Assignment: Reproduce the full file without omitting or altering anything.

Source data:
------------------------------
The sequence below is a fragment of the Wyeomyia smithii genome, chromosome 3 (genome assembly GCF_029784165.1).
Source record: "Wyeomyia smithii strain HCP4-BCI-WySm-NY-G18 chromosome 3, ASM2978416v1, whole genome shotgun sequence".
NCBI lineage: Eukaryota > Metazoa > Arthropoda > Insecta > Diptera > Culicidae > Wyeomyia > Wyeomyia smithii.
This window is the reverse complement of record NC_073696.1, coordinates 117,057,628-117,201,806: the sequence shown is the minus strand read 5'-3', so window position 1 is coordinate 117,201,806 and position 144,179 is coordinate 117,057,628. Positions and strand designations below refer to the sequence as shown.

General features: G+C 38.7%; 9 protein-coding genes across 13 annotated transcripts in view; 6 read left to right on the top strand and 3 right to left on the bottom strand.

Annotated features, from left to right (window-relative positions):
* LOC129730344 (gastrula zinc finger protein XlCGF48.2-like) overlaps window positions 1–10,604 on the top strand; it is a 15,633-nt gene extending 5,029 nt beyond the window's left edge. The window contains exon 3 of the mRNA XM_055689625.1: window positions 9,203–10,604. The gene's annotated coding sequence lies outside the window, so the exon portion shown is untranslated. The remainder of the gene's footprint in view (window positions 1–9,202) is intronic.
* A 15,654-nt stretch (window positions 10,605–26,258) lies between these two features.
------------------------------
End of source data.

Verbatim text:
The sequence below is a fragment of the Wyeomyia smithii genome, chromosome 3 (genome assembly GCF_029784165.1).
Source record: "Wyeomyia smithii strain HCP4-BCI-WySm-NY-G18 chromosome 3, ASM2978416v1, whole genome shotgun sequence".
NCBI lineage: Eukaryota > Metazoa > Arthropoda > Insecta > Diptera > Culicidae > Wyeomyia > Wyeomyia smithii.
This window is the reverse complement of record NC_073696.1, coordinates 117,057,628-117,201,806: the sequence shown is the minus strand read 5'-3', so window position 1 is coordinate 117,201,806 and position 144,179 is coordinate 117,057,628. Positions and strand designations below refer to the sequence as shown.

General features: G+C 38.7%; 9 protein-coding genes across 13 annotated transcripts in view; 6 read left to right on the top strand and 3 right to left on the bottom strand.

Annotated features, from left to right (window-relative positions):
* LOC129730344 (gastrula zinc finger protein XlCGF48.2-like) overlaps window positions 1–10,604 on the top strand; it is a 15,633-nt gene extending 5,029 nt beyond the window's left edge. The window contains exon 3 of the mRNA XM_055689625.1: window positions 9,203–10,604. The gene's annotated coding sequence lies outside the window, so the exon portion shown is untranslated. The remainder of the gene's footprint in view (window positions 1–9,202) is intronic.
* A 15,654-nt stretch (window positions 10,605–26,258) lies between these two features.